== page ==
Scooter News celebrates 20 years this month. You'd never know it, but Scooter news is the longest running motorcycle publication in the Rocky Mountains. No need to thank us, the pleasure's been all ours. This month's cover features over 100 photos from over the years. Watch for more, or grab a copy for a year-long look back at some of the highlights of the past 20 years.
By Tim Anderson
Take one weekend in one medium-small city. Add two events and a few hundred bikers. The result: more than $31,000 for charity. That’s one way to describe what happened in Colorado Springs, Colorado, the first weekend in October.
In reality, it’s exactly what happened on October 6 and 7, 2012, in the Colorado Front Range city, and it’s a great example of what a generous motorcycle community can accomplish with the right attitude.
After what can only be called a damned hot summer full of sunburn and sweat, we’re ready for a bit of cooler riding weather. With that, comes some great scenery. Autumn is generally the best riding in the high country—the tourists have all gone home, the blistering temperatures that can present problems give way to more moderate temps, and mother nature puts on a show…seemingly just for us.
Who the hell dialed up the 100-degree heat?
With no air conditioning in my house, to cool off I’m pretty much left with only one option: head for the high country where the air is thinner and a little cooler. That’s the perfect solution—a nice mountain ride to solve my overheating ills.
So, with all the great weather we saw in Colorado through March and April, the itch to get up into the high country has been pretty severe. Sure, I joined other brave souls in wandering up into the foothills during the months that usually see the roads either still snowy & slick or hampered by gnarly spring storms that make riding even the Peak To Peak something of a gamble, but going too far into the hills was still something less than prudent.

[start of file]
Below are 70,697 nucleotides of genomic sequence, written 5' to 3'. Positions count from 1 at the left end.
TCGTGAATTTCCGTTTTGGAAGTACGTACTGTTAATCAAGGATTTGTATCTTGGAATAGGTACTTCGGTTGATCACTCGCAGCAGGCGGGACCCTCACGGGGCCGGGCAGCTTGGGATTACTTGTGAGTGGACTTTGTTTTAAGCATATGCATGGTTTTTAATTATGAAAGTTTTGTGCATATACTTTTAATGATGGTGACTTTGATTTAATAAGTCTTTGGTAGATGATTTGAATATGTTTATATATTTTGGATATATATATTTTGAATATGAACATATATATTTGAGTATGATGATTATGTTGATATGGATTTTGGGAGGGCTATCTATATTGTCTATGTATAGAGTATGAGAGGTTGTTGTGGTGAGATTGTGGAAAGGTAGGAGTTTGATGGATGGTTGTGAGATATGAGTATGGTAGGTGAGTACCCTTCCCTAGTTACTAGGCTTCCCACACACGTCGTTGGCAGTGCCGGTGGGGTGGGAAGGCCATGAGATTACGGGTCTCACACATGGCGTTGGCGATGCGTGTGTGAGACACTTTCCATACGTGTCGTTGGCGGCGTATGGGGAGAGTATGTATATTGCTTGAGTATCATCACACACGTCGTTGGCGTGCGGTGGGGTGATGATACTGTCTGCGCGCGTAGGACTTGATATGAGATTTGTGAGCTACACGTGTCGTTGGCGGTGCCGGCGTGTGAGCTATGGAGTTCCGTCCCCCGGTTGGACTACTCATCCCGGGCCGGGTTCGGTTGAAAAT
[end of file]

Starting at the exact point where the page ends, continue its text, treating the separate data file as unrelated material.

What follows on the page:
Riding motorcycles is a favorite activity of millions of people, and it's a lot of fun, but can be dangerous if you don't follow some simple rules. Before heading out on your bike, motorcycle instruction is something that you need to be aware of. Riding a motorcycle is basically like everything else you learn to do, and if you follow some simple rules, you can have a good time and be safe. When you're aware of the hazards before you start riding, you're less likely to be involved in an accident or cause injury to someone else.
When riding your motorcycle it’s necessary to always be alert and see everything that’s occurring around you. Never assume that motorists and pedestrians always see you.
It’s important to use your eyes effectively and to constantly keep them and your head moving. Never let your eyes fix on an object for more than two seconds and always keep looking around.
Avoid distractions such as daydreaming, accidents, and other stimuli that cause you to hone in on one thing for too long. Doing so will prevent you from maintaining peak alertness.
Buttercup had been looking for a home. The two-year-old pit bull mix with the sweet disposition was living at the Teller County Regional Animal Shelter (TCRAS), patiently waiting for the right human to come along. Bikers like dogs, so Buttercup decided it was time to seek them out.
The 9th Annual Teller County Regional Animal Shelter Hawgs for Hounds run presented that opportunity.
With more than 108 years of history, Harley-Davidson is bound to have some interesting pieces buried deep in its archives. Even the most dedicated motorcycle enthusiast is in for more than a few surprises when the special summer exhibit, Collection X: Weird, Wild Wonders of the Harley-Davidson Museum, opens June 11. The motorcycles, leathers, and accessories for which the Company is known make up just a small fraction of the hundreds of artifacts that will be on display in the 10,000-square-foot Garage exhibit space at the Museum through August 21.
By Tim Anderson
Everyone can appreciate a good love story. If that love story includes motorcycles, so much the better.
On November 18, 2010, Barb and Jerry Manka of Colorado Springs--two legends of Colorado motorcycling--will celebrate their 56th wedding anniversary. Theirs is quite a story, and motorcycles aren’t just part of the story, the two-wheeled contraptions are, in fact, central to this romance.
“I grew up around motorcycles,” Jerry explained. “My dad rode ‘em, everyone in my family just about. We were a biker family. I didn’t see any reason to change that.”